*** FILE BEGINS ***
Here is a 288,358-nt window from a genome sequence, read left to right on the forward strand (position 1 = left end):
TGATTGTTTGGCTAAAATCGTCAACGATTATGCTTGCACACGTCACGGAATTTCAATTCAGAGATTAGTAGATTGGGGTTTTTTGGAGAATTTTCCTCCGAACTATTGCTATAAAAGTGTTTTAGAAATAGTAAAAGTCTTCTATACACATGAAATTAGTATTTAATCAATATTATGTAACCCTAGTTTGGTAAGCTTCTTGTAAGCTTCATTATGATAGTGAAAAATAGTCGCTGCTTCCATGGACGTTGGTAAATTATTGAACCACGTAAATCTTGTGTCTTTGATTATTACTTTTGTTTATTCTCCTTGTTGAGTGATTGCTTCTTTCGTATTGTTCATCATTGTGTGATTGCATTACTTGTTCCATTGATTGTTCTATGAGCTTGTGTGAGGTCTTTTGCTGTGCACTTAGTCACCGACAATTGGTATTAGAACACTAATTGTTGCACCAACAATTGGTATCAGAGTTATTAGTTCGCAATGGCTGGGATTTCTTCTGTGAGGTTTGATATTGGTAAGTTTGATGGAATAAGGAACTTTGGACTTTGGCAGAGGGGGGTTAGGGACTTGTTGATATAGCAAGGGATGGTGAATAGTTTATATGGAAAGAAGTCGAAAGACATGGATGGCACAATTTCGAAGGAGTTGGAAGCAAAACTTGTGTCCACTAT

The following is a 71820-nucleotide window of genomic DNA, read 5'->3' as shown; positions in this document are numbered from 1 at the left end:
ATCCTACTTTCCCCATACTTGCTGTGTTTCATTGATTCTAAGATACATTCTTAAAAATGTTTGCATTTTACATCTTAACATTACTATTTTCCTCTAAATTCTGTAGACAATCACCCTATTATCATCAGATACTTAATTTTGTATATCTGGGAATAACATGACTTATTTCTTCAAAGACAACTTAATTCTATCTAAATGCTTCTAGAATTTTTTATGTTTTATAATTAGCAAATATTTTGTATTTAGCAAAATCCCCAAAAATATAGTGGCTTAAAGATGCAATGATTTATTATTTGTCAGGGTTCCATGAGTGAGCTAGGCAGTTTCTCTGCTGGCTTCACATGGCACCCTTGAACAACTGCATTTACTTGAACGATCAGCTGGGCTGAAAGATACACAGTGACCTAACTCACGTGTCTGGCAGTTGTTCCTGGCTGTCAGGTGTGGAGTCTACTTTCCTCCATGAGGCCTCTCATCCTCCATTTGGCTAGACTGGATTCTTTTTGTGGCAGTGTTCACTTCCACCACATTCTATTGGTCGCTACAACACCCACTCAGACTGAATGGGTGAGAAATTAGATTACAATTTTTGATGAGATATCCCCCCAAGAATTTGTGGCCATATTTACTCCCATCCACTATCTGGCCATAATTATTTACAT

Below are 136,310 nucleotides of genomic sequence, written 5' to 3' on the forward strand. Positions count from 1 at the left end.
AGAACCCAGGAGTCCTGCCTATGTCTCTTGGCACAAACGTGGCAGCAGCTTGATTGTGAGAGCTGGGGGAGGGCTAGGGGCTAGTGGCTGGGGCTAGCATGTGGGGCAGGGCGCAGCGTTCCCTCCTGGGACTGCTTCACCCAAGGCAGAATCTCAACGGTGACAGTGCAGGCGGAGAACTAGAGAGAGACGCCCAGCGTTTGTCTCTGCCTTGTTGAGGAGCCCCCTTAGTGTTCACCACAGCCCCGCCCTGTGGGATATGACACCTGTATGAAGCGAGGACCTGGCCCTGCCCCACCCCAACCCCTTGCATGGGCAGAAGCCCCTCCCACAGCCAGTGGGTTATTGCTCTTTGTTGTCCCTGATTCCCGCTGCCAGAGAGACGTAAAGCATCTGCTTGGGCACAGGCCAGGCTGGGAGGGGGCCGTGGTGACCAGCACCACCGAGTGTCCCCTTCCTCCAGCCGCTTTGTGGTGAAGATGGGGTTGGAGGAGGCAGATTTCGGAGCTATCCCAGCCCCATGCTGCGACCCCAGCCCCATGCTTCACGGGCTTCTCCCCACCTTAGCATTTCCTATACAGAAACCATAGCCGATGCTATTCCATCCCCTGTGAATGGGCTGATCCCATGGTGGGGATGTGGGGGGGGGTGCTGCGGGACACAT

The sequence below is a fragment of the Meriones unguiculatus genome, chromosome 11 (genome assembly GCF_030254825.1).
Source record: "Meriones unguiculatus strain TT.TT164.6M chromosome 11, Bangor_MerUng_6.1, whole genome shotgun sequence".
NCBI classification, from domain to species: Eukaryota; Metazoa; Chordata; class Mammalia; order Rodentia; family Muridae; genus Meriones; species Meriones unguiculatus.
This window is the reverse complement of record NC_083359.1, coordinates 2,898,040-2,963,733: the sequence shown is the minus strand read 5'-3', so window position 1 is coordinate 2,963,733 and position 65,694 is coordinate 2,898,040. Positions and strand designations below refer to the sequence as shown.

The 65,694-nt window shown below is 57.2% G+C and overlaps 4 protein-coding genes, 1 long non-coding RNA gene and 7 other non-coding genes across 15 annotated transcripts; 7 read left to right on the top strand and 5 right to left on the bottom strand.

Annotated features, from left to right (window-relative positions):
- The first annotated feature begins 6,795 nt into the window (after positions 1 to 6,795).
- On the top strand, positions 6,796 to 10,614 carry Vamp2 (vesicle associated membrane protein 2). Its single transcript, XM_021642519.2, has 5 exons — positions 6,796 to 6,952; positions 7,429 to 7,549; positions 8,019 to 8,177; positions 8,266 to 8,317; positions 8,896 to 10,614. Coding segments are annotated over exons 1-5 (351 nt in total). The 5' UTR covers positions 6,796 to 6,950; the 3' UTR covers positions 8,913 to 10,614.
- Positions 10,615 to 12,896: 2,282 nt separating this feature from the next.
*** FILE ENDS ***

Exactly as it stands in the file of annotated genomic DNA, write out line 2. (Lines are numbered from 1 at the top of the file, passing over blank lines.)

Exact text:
TGATTGTTTGGCTAAAATCGTCAACGATTATGCTTGCACACGTCACGGAATTTCAATTCAGAGATTAGTAGATTGGGGTTTTTTGGAGAATTTTCCTCCGAACTATTGCTATAAAAGTGTTTTAGAAATAGTAAAAGTCTTCTATACACATGAAATTAGTATTTAATCAATATTATGTAACCCTAGTTTGGTAAGCTTCTTGTAAGCTTCATTATGATAGTGAAAAATAGTCGCTGCTTCCATGGACGTTGGTAAATTATTGAACCACGTAAATCTTGTGTCTTTGATTATTACTTTTGTTTATTCTCCTTGTTGAGTGATTGCTTCTTTCGTATTGTTCATCATTGTGTGATTGCATTACTTGTTCCATTGATTGTTCTATGAGCTTGTGTGAGGTCTTTTGCTGTGCACTTAGTCACCGACAATTGGTATTAGAACACTAATTGTTGCACCAACAATTGGTATCAGAGTTATTAGTTCGCAATGGCTGGGATTTCTTCTGTGAGGTTTGATATTGGTAAGTTTGATGGAATAAGGAACTTTGGACTTTGGCAGAGGGGGGTTAGGGACTTGTTGATATAGCAAGGGATGGTGAATAGTTTATATGGAAAGAAGTCGAAAGACATGGATGGCACAATTTCGAAGGAGTTGGAAGCAAAACTTGTGTCCACTAT